In the mid-nineteenth century, "American football rose from this primal tradition and took hold at eastern college campuses." Then the first professional player took the field in November 1892, in Pittsburgh, of course.

Friday, December 17, 2010

An Insider's Account of the Final Night of Global Climate Negotiations

This was originally published at Planet Change.

I’ve now experienced four of these annual UN climate talks and it’s a great feeling to finally wake up at the end of one of them with a “win” instead of a disappointment.

The Washington Post had a wonderful “color” piece the other day on how the whole fascinating process works. It’s well worth reading. But outside of the 20,000 climate geeks (I mean that lovingly, being a bit of one myself) who wait at the “document stand” with bated breath for every new version of the prized “text” of the deal, all you really need to know is:

There are delegations from each country that are assigned by their governments to attend and refine a deal over two weeks. There are ministers of environment and forests and finance who also join at some point. And then presidents and other heads of state sometimes join at the very end.

Then there are also lots of public groups who want to influence the process. The Nature Conservancy has its own delegation (of which I was a part) and is one of the important non-profit organizations (NGOs) in the climate talks because we work on so many of the issues chiefly discussed by the negotiators: forests, adapting to climate change, finance, and others.

Because the talks were headed into the wee hours last night, much of our delegation headed back to the hotel quite a ways from the main conference venue. Those who stayed were camped out on the most comfortable chairs they could find. They couldn’t get up because they would lose those chairs. Some were watching on big screens outside of the massive main negotiating room.

We also had a meeting room in our hotel. So those of us who came back to our home-away-from-home for the past two weeks watched the webcast on our big screen there. I had mentioned to a colleague Friday morning that I had a strangely positive feeling, even though at that point many of the journalists were reporting that Cancun would fail. My optimism received a boost when the lead negotiator from the historically bristly U.S. more or less said he was ready to commit to a Cancun Agreement. It was the longest applause I’ve ever heard for the U.S. in this setting.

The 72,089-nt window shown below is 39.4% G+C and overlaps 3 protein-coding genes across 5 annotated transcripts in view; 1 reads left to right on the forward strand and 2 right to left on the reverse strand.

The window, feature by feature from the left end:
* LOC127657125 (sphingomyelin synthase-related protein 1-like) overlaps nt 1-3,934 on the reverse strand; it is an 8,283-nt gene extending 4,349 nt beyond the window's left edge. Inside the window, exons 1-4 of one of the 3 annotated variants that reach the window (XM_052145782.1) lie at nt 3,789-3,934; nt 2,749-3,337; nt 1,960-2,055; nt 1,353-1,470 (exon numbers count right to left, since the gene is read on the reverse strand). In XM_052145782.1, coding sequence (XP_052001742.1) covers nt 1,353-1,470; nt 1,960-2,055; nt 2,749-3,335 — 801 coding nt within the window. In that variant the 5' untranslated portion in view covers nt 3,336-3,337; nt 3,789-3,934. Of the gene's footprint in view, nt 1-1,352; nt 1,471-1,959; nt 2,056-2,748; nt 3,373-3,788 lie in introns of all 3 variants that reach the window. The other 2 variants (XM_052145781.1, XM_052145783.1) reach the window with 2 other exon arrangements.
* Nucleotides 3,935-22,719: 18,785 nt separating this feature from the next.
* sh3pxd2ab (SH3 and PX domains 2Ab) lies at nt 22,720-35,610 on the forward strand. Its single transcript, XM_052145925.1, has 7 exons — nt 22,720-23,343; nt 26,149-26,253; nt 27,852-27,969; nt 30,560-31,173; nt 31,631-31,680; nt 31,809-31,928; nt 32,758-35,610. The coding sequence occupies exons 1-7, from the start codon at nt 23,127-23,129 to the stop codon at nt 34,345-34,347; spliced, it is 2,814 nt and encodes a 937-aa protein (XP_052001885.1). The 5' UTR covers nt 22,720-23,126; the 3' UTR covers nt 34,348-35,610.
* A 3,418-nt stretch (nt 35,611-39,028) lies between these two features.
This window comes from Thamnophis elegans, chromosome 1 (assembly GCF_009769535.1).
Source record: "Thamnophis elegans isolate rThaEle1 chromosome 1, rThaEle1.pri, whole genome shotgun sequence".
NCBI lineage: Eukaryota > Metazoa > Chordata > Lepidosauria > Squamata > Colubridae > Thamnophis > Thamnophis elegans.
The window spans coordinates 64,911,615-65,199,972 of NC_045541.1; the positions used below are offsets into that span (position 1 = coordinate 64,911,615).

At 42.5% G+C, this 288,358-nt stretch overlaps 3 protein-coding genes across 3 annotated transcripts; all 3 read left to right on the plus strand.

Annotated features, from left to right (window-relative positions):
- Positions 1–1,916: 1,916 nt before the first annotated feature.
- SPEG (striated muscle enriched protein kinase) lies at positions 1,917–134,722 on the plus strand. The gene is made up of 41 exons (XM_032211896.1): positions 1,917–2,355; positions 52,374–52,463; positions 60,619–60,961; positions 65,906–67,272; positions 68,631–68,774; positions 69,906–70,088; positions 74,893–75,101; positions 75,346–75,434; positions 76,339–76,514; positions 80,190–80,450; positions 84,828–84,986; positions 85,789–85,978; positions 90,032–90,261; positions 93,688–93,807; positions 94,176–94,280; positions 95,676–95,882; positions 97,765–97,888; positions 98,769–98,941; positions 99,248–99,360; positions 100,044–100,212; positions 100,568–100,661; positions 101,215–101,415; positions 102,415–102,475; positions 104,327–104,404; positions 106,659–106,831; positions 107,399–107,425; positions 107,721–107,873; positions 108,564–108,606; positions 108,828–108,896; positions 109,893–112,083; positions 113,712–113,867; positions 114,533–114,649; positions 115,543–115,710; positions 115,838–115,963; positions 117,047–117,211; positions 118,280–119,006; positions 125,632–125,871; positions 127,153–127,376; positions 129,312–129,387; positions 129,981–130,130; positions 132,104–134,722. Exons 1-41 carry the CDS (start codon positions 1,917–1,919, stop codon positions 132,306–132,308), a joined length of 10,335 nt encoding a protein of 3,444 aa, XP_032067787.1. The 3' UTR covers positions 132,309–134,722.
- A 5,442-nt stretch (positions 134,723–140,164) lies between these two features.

I finally went to bed. Then I was pinged with a text message from one of our media-relations experts and alerted that we had a deal. At 3:30 a.m.! So I got up and helped make sure everything was in place as far as telling the world what The Nature Conservancy thought about the done deal.

After working much of the morning, I’m exhausted. But I’m also excited. Not only does the global community have a way forward towards solving climate change, but I’m going to swim in the turquoise ocean for the first time since I got here two weeks ago.

Thursday, December 9, 2010

Daryl Hannah Talks Climate at Nature Conservancy Event

It's been a while since I've done a major movie-star interview. I did meet George Clooney and play an extra in an episode of his TV show K Street. But that performance was left on the cutting-room floor. And when I interviewed Dom DeLuise, that was just for a newspaper.

So here's Daryl Hannah, talking oceans and climate, in video. It was fun to meet her. She's nice, and that's saying something, because we could have both been a little tense after not getting served much food at the otherwise excellent event we attended at the UN climate talks in Cancun, Mexico.

Oh, and I also blogged about the event over at Planet Change.

Saturday, December 4, 2010

Hola, From Sunny Cancun and the Climate Change Conference

You may have suspected I fell off the planet. Well, I sort of did. I'm in Cancun, Mexico for 18 days for the UN climate change conference. I've done nothing but work for many, many hours each day.

But that doesn't mean I haven't been blogging. (I have consumed zero pop culture. Hence, no Pop Culture Lunch Box posts in a week.) I have instead been blogging and filming short videos like a mad man for work.

Check it out. I'm really proud of The Nature Conservancy's Planet Change blog. New York Times? Hah. Come to Planet Change for your news of record on global warming!